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Is It OK For Politics To Control Orders?  
User currently offlineHkgspotter1 From Hong Kong, joined Nov 2005, 0 posts, RR: 0
Posted (13 years 10 months 4 days ago) and read 3032 times:

What do you think ?. Is it OK for a country to block orders for brand A to protect brand B which is built in their own country ??

This is a VERY SERIOUS question. As you can see from a few current topics at least two airlines have had their orders blocked.

4 replies: All unread, jump to last
User currently offlineSTT757 From United States of America, joined Mar 2000, 17594 posts, RR: 50
Reply 1, posted (13 years 10 months 3 days 23 hours ago) and read 3026 times:

If the airlines in question are State owned and not private or publicly traded companies, than sure.

State owned entities are not subject to free trade.

Take Amtrak for example, the US Government owns Amtrak.

They can tell Amtrak what company to buy trains from, and who to do business with. Simple as that, same with Airlines.

Eastern Air lines flt # 701, EWR-MCO Boeing 757
User currently offlineTrvlr From United States of America, joined Feb 2000, 4430 posts, RR: 19
Reply 2, posted (13 years 10 months 3 days 23 hours ago) and read 3014 times:

I guess it all depends. If a country pressures a carrier to buy aircraft which don't fit into its business strategy, then that would be an example of political pressure as a detriment to the airline.

However, if a government pressures an airline to order a certain type of plane which fits well into that carrier's fleetplan, then I personally don't see too much of a problem with the practice.

Aaron G.

User currently offlineEA CO AS From United States of America, joined Nov 2001, 15356 posts, RR: 60
Reply 3, posted (13 years 10 months 3 days 23 hours ago) and read 3003 times:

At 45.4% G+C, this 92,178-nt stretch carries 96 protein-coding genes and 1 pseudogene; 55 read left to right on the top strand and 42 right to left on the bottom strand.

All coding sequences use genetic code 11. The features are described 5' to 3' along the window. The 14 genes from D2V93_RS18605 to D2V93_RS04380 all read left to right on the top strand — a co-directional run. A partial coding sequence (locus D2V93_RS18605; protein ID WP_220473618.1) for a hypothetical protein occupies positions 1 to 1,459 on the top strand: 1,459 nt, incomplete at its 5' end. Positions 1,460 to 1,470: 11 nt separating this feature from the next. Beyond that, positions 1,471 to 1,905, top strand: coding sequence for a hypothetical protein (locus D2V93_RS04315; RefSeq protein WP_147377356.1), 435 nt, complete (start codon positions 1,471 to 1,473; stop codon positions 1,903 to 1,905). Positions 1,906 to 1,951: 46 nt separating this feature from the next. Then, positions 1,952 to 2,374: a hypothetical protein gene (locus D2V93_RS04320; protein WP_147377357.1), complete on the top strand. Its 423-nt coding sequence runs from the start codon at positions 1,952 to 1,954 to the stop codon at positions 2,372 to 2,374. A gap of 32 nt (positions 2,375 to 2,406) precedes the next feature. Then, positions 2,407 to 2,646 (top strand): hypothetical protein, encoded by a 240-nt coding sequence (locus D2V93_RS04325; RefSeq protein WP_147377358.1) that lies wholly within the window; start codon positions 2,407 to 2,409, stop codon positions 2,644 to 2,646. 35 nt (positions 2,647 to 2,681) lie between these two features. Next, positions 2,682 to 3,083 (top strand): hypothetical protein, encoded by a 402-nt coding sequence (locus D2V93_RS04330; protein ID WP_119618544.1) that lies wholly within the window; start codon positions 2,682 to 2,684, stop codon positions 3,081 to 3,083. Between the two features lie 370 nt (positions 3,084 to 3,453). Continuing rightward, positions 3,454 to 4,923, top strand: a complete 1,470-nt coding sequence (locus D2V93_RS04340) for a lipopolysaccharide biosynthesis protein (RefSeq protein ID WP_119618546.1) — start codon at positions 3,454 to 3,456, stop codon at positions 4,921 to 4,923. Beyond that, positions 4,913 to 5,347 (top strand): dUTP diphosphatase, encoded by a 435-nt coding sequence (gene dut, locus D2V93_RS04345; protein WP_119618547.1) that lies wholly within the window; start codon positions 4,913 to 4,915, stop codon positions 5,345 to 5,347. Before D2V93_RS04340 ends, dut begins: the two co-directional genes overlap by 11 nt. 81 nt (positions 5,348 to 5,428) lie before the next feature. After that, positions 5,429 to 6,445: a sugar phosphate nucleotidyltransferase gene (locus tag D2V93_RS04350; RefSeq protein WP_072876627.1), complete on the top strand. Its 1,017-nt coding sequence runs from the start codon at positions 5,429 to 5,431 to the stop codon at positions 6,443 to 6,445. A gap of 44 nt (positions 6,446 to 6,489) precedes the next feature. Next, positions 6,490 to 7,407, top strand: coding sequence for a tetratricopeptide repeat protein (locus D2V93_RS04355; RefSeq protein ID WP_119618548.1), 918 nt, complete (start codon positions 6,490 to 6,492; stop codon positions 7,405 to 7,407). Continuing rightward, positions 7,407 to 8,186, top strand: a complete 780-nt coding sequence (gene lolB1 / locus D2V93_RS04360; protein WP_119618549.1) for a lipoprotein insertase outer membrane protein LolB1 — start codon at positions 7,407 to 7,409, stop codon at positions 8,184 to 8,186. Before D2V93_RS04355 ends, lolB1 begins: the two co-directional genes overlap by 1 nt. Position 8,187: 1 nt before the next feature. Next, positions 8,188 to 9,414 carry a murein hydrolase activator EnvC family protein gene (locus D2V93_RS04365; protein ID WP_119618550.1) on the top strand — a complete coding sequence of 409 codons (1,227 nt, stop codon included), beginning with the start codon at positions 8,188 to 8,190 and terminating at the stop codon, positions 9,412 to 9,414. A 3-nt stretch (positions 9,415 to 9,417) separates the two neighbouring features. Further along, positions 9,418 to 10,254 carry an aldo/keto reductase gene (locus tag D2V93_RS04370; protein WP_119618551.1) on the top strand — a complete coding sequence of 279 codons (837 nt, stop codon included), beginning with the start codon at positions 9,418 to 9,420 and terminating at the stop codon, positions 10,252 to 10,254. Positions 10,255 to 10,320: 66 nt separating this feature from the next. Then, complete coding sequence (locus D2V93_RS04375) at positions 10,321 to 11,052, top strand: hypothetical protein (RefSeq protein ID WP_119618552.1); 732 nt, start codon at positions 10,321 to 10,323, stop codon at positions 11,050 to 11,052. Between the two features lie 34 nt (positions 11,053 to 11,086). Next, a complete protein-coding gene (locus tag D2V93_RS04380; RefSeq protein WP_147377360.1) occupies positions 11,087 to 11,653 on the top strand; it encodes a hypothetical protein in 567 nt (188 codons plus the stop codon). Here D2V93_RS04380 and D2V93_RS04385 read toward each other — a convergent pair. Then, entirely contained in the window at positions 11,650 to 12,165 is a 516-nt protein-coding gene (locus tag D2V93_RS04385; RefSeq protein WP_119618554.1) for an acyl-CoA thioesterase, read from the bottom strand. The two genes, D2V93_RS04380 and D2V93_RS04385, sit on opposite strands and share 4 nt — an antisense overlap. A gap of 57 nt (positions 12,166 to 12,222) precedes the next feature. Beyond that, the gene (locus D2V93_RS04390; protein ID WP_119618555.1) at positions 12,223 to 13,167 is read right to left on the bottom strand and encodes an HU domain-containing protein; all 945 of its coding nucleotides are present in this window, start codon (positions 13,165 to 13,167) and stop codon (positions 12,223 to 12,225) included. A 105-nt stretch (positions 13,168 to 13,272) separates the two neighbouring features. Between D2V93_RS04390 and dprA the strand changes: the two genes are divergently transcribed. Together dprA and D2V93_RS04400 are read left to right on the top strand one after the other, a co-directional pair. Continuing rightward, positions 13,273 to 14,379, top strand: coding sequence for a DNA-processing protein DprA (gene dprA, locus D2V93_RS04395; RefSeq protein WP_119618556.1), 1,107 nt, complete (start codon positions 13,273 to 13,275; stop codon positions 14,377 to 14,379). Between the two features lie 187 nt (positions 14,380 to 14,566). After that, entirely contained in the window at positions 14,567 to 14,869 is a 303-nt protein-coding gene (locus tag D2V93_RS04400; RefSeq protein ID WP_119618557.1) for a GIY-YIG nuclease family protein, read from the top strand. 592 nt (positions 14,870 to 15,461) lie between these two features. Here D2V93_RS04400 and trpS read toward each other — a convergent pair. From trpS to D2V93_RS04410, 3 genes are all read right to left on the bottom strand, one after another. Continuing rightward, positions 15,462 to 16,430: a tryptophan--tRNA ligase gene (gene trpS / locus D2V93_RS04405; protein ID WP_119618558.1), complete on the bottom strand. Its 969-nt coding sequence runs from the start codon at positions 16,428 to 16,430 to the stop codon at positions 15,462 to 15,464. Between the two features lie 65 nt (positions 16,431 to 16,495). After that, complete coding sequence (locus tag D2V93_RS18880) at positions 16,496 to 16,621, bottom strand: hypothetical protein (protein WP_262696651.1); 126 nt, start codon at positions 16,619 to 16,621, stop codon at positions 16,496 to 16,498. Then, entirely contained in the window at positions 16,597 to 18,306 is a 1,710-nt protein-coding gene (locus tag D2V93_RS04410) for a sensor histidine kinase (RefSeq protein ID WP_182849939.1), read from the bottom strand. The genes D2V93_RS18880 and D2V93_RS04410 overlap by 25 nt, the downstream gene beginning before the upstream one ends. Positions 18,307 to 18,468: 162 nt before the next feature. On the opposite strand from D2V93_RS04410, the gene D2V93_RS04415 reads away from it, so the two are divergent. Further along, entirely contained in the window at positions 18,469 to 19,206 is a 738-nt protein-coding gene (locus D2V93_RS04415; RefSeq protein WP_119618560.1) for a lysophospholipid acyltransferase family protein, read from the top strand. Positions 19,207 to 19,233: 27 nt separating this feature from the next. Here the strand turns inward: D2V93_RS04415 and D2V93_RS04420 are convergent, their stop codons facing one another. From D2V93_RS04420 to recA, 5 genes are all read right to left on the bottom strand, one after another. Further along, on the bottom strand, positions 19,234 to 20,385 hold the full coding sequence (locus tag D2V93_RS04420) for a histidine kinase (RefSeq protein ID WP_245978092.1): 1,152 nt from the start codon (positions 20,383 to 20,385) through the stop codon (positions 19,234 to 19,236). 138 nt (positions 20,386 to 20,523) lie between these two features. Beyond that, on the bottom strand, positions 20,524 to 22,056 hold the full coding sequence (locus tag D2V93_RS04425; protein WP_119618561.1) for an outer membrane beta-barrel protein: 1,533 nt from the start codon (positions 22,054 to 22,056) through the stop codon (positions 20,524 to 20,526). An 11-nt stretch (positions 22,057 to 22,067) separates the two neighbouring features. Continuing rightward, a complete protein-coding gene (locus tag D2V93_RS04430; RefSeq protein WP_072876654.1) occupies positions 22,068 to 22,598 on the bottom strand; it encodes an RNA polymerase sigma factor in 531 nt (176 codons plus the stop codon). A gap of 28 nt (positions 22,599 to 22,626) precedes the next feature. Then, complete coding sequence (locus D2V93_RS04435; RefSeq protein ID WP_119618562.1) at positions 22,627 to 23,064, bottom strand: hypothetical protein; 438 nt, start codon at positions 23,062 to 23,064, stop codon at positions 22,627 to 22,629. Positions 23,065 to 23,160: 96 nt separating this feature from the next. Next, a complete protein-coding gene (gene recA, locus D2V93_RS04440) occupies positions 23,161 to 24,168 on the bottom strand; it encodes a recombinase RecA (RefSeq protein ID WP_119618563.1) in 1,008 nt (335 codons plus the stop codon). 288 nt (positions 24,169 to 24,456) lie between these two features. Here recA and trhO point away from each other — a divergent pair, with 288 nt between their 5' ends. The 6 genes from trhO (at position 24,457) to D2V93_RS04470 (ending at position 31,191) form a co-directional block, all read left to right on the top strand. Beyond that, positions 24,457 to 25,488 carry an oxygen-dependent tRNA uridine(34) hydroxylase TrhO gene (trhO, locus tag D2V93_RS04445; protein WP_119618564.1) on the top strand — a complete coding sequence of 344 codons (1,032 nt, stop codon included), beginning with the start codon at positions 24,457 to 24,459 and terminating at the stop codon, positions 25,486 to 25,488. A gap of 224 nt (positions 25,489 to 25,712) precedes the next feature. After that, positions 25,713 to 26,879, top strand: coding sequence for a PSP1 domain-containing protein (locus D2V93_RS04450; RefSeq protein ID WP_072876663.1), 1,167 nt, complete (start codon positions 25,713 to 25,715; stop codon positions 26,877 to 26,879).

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"OK" is actually a very relative term, here.

Would it be ok for the U.S. government to strong-arm Northwest out of buying Airbus planes? Absolutely not. They're a viable, strong company in a free-market economy and can do what they want.

What about USAirways, when they're desperate to get government-backed loans? Perhaps it's ok (if they needed mainline jets) to push for a Boeing order over an Airbus order, seeing as they're seeking loan guarantees, and that such an order would result in more jobs for American citizens (at both Boeing AND USAirways), and in more taxes for the government. There would definitely be an air of nationalism behind it, though.

How about a totally government-subsidized carrier, like Air France? (They're still gov't owned, if memory serves) It would definitely be appropriate for the French government to try and swing an Airbus deal over Boeing...but again, "Nationalism!" would be the cry.

So is it ok to bring politics into the equation? Yes. No. Maybe. It depends. THERE'S your answer.  Smile

"In this present crisis, government is not the solution to our problem - government IS the problem." - Ronald Reagan
User currently offlineMcdougald From , joined Dec 1969, posts, RR:
Reply 4, posted (13 years 10 months 3 days 22 hours ago) and read 2992 times:

It's not desirable.

First, any competition between the two plane makers on the merits of their products goes out the window, and is replaced by competition based on who delivers the greatest benefits to the politicians. Politicians might be frequent fliers, but they get rewarded for being popular or admired, not for making smart, long-term decisions or delivering a good return on investment.

Second, it's a form of gambling with taxpayers' money. If a government pushes an airline to buy a certain type of airliner, you can bet there's taxpayers' money behind the scheme. Every so often, the government will end up betting on a turkey, possibly even against the airline's best interests: remember how the British government pushed BEA to buy the Trident when the airline preferred the 727?

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